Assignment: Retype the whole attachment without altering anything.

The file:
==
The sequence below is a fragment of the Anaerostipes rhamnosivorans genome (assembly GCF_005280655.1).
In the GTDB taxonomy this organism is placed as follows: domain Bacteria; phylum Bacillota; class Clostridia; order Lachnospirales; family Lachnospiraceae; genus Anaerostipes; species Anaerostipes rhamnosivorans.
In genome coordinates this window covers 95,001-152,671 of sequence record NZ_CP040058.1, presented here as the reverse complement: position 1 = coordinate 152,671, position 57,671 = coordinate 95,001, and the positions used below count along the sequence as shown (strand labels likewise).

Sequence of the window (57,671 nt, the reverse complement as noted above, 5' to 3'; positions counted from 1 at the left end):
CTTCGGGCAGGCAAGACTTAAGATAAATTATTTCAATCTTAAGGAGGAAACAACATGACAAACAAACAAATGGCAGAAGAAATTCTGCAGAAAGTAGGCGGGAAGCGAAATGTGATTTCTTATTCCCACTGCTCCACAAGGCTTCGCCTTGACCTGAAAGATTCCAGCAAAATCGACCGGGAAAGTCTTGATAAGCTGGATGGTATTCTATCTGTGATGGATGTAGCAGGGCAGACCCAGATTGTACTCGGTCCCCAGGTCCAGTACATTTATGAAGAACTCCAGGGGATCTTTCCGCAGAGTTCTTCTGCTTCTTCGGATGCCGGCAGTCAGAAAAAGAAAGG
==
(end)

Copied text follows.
The sequence below is a fragment of the Anaerostipes rhamnosivorans genome (assembly GCF_005280655.1).
In the GTDB taxonomy this organism is placed as follows: domain Bacteria; phylum Bacillota; class Clostridia; order Lachnospirales; family Lachnospiraceae; genus Anaerostipes; species Anaerostipes rhamnosivorans.
In genome coordinates this window covers 95,001-152,671 of sequence record NZ_CP040058.1, presented here as the reverse complement: position 1 = coordinate 152,671, position 57,671 = coordinate 95,001, and the positions used below count along the sequence as shown (strand labels likewise).

Sequence of the window (57,671 nt, the reverse complement as noted above, 5' to 3'; positions counted from 1 at the left end):
CTTCGGGCAGGCAAGACTTAAGATAAATTATTTCAATCTTAAGGAGGAAACAACATGACAAACAAACAAATGGCAGAAGAAATTCTGCAGAAAGTAGGCGGGAAGCGAAATGTGATTTCTTATTCCCACTGCTCCACAAGGCTTCGCCTTGACCTGAAAGATTCCAGCAAAATCGACCGGGAAAGTCTTGATAAGCTGGATGGTATTCTATCTGTGATGGATGTAGCAGGGCAGACCCAGATTGTACTCGGTCCCCAGGTCCAGTACATTTATGAAGAACTCCAGGGGATCTTTCCGCAGAGTTCTTCTGCTTCTTCGGATGCCGGCAGTCAGAAAAAGAAAGG